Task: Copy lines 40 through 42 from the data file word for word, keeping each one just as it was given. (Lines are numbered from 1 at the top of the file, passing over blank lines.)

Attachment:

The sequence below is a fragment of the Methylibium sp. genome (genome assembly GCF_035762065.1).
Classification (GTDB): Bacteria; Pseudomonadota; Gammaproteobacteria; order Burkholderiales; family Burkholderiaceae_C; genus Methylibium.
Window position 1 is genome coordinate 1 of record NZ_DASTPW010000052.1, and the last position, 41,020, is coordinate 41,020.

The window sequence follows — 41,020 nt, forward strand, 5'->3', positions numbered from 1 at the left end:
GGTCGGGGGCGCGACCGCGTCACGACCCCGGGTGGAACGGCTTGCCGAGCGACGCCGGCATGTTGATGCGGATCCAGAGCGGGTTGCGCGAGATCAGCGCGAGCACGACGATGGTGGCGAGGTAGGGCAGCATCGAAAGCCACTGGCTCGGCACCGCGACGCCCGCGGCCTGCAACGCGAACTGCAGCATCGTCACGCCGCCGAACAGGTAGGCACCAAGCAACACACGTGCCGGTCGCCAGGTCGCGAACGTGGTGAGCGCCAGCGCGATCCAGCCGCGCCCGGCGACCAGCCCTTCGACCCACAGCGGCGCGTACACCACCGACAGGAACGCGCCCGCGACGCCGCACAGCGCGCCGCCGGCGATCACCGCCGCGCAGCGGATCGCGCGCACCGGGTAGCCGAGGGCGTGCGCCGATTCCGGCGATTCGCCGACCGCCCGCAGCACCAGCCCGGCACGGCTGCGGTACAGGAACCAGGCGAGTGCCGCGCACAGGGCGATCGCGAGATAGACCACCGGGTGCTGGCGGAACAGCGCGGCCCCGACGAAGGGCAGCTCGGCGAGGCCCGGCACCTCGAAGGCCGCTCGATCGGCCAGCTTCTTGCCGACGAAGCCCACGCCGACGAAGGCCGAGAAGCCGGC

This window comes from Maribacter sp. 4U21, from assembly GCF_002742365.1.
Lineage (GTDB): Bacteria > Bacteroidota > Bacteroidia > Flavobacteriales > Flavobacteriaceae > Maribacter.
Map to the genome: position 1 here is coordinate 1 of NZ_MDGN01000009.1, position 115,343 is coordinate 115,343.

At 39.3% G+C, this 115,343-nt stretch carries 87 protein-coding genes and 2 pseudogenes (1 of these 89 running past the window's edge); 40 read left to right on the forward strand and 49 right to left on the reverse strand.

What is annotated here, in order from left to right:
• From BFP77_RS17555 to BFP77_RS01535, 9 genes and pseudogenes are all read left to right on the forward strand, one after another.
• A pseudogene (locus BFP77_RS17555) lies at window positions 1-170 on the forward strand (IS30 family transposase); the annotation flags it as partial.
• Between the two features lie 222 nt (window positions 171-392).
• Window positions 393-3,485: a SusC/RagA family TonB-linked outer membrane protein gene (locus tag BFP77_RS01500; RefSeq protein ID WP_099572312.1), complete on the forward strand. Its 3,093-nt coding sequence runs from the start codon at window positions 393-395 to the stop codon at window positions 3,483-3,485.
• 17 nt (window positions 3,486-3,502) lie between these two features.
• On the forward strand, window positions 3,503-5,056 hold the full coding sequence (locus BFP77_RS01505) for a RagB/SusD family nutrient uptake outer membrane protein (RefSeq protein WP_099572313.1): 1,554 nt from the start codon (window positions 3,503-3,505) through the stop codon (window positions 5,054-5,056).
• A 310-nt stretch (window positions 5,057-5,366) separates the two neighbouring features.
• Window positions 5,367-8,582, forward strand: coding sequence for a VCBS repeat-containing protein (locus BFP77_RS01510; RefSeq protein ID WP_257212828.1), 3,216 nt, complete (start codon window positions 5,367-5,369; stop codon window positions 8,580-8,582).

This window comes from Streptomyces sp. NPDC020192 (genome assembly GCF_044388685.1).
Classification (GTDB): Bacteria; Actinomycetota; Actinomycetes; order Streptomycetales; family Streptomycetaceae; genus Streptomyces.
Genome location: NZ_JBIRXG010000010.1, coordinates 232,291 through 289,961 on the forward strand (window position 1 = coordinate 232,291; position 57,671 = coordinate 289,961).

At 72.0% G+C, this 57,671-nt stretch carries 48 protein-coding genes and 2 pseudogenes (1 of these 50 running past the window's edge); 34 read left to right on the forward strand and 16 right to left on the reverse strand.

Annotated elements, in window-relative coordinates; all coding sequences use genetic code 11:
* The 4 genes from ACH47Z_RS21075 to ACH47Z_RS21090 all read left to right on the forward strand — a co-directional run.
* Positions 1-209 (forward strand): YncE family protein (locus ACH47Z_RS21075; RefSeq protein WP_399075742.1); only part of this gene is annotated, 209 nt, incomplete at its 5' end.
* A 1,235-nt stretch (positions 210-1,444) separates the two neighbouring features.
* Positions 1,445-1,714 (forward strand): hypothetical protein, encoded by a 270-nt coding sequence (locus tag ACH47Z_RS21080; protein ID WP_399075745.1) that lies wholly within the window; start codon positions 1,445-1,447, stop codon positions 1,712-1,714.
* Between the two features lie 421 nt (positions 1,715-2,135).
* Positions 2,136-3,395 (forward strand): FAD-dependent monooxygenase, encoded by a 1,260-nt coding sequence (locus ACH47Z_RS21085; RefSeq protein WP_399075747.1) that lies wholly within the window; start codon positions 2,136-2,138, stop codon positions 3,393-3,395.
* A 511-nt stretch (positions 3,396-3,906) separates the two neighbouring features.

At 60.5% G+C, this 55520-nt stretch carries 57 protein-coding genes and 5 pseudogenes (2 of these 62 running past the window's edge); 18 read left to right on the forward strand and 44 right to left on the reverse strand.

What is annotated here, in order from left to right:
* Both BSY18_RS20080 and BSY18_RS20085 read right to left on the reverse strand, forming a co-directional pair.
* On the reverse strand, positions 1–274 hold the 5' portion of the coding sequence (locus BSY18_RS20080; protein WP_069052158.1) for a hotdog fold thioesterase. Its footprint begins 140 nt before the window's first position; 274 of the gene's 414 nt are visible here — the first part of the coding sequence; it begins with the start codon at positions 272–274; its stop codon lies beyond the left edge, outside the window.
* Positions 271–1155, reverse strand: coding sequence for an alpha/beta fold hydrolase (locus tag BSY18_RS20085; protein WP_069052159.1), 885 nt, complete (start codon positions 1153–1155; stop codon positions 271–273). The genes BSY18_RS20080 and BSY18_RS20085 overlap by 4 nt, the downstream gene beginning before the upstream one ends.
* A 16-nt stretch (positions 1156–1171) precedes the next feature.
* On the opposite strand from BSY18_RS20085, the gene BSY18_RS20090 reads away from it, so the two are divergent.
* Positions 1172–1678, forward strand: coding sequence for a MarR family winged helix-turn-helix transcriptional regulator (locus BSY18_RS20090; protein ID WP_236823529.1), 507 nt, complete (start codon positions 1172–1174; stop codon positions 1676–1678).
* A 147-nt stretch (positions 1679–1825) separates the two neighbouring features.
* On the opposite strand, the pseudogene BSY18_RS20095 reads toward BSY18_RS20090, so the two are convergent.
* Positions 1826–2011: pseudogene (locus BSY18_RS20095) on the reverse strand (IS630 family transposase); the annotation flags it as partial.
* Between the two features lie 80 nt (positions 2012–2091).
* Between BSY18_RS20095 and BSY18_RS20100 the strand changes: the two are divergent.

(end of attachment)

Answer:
* On the opposite strand, the pseudogene BSY18_RS20095 reads toward BSY18_RS20090, so the two are convergent.
* Positions 1826–2011: pseudogene (locus BSY18_RS20095) on the reverse strand (IS630 family transposase); the annotation flags it as partial.
* Between the two features lie 80 nt (positions 2012–2091).